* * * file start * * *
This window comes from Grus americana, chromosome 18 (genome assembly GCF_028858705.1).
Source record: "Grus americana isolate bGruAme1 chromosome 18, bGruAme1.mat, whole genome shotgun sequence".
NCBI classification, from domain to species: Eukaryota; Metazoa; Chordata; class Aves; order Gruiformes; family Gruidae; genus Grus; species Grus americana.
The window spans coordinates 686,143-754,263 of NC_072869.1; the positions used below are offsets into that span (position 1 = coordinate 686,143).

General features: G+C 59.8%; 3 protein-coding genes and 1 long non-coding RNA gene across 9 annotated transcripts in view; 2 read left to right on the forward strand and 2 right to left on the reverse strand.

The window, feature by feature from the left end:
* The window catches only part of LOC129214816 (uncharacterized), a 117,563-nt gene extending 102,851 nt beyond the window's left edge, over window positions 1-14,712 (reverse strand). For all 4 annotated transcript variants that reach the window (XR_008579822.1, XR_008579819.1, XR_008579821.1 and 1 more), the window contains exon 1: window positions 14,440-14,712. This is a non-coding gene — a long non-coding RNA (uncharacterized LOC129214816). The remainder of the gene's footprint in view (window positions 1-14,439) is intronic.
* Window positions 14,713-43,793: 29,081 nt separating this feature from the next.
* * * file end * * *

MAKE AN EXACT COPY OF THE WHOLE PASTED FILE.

This window comes from Grus americana, chromosome 18 (genome assembly GCF_028858705.1).
Source record: "Grus americana isolate bGruAme1 chromosome 18, bGruAme1.mat, whole genome shotgun sequence".
NCBI classification, from domain to species: Eukaryota; Metazoa; Chordata; class Aves; order Gruiformes; family Gruidae; genus Grus; species Grus americana.
The window spans coordinates 686,143-754,263 of NC_072869.1; the positions used below are offsets into that span (position 1 = coordinate 686,143).

General features: G+C 59.8%; 3 protein-coding genes and 1 long non-coding RNA gene across 9 annotated transcripts in view; 2 read left to right on the forward strand and 2 right to left on the reverse strand.

The window, feature by feature from the left end:
* The window catches only part of LOC129214816 (uncharacterized), a 117,563-nt gene extending 102,851 nt beyond the window's left edge, over window positions 1-14,712 (reverse strand). For all 4 annotated transcript variants that reach the window (XR_008579822.1, XR_008579819.1, XR_008579821.1 and 1 more), the window contains exon 1: window positions 14,440-14,712. This is a non-coding gene — a long non-coding RNA (uncharacterized LOC129214816). The remainder of the gene's footprint in view (window positions 1-14,439) is intronic.
* Window positions 14,713-43,793: 29,081 nt separating this feature from the next.